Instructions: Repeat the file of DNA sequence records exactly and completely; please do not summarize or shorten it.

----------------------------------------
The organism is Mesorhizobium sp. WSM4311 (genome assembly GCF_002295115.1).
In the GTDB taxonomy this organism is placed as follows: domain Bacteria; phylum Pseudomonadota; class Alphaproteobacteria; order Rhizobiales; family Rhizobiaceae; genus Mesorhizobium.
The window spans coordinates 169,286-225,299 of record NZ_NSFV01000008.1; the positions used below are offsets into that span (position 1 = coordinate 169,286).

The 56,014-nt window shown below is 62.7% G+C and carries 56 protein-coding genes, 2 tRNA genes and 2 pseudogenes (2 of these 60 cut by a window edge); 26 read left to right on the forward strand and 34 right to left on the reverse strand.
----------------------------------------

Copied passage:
The organism is Mesorhizobium sp. WSM4311 (genome assembly GCF_002295115.1).
In the GTDB taxonomy this organism is placed as follows: domain Bacteria; phylum Pseudomonadota; class Alphaproteobacteria; order Rhizobiales; family Rhizobiaceae; genus Mesorhizobium.
The window spans coordinates 169,286-225,299 of record NZ_NSFV01000008.1; the positions used below are offsets into that span (position 1 = coordinate 169,286).

The 56,014-nt window shown below is 62.7% G+C and carries 56 protein-coding genes, 2 tRNA genes and 2 pseudogenes (2 of these 60 cut by a window edge); 26 read left to right on the forward strand and 34 right to left on the reverse strand.